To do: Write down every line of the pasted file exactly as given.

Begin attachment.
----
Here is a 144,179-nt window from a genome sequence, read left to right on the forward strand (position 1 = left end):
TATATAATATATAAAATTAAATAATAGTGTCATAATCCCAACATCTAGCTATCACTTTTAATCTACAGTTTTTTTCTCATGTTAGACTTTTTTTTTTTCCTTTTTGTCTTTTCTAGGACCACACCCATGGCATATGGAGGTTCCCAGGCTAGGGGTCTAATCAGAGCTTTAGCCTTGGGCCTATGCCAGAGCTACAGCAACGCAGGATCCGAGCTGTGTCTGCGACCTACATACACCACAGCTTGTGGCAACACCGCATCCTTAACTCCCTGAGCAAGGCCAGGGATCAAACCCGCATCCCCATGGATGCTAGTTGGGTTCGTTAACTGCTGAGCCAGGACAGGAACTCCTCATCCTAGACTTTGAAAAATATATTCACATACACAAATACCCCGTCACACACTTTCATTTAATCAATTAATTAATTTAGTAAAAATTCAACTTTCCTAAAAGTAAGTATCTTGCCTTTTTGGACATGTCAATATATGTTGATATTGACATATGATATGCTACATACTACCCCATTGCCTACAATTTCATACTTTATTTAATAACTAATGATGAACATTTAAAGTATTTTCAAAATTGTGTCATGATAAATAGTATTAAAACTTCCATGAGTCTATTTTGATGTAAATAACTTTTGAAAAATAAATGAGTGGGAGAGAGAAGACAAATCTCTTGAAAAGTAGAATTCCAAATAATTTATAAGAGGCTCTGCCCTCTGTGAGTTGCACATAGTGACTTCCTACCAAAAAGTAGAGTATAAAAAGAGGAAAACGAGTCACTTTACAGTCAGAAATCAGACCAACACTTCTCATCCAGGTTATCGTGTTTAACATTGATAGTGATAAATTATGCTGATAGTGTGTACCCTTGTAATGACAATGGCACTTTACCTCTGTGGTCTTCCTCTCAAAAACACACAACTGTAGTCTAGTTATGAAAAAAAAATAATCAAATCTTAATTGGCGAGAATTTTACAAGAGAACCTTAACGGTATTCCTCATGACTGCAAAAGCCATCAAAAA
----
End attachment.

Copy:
Here is a 144,179-nt window from a genome sequence, read left to right on the forward strand (position 1 = left end):
TATATAATATATAAAATTAAATAATAGTGTCATAATCCCAACATCTAGCTATCACTTTTAATCTACAGTTTTTTTCTCATGTTAGACTTTTTTTTTTTCCTTTTTGTCTTTTCTAGGACCACACCCATGGCATATGGAGGTTCCCAGGCTAGGGGTCTAATCAGAGCTTTAGCCTTGGGCCTATGCCAGAGCTACAGCAACGCAGGATCCGAGCTGTGTCTGCGACCTACATACACCACAGCTTGTGGCAACACCGCATCCTTAACTCCCTGAGCAAGGCCAGGGATCAAACCCGCATCCCCATGGATGCTAGTTGGGTTCGTTAACTGCTGAGCCAGGACAGGAACTCCTCATCCTAGACTTTGAAAAATATATTCACATACACAAATACCCCGTCACACACTTTCATTTAATCAATTAATTAATTTAGTAAAAATTCAACTTTCCTAAAAGTAAGTATCTTGCCTTTTTGGACATGTCAATATATGTTGATATTGACATATGATATGCTACATACTACCCCATTGCCTACAATTTCATACTTTATTTAATAACTAATGATGAACATTTAAAGTATTTTCAAAATTGTGTCATGATAAATAGTATTAAAACTTCCATGAGTCTATTTTGATGTAAATAACTTTTGAAAAATAAATGAGTGGGAGAGAGAAGACAAATCTCTTGAAAAGTAGAATTCCAAATAATTTATAAGAGGCTCTGCCCTCTGTGAGTTGCACATAGTGACTTCCTACCAAAAAGTAGAGTATAAAAAGAGGAAAACGAGTCACTTTACAGTCAGAAATCAGACCAACACTTCTCATCCAGGTTATCGTGTTTAACATTGATAGTGATAAATTATGCTGATAGTGTGTACCCTTGTAATGACAATGGCACTTTACCTCTGTGGTCTTCCTCTCAAAAACACACAACTGTAGTCTAGTTATGAAAAAAAAATAATCAAATCTTAATTGGCGAGAATTTTACAAGAGAACCTTAACGGTATTCCTCATGACTGCAAAAGCCATCAAAAA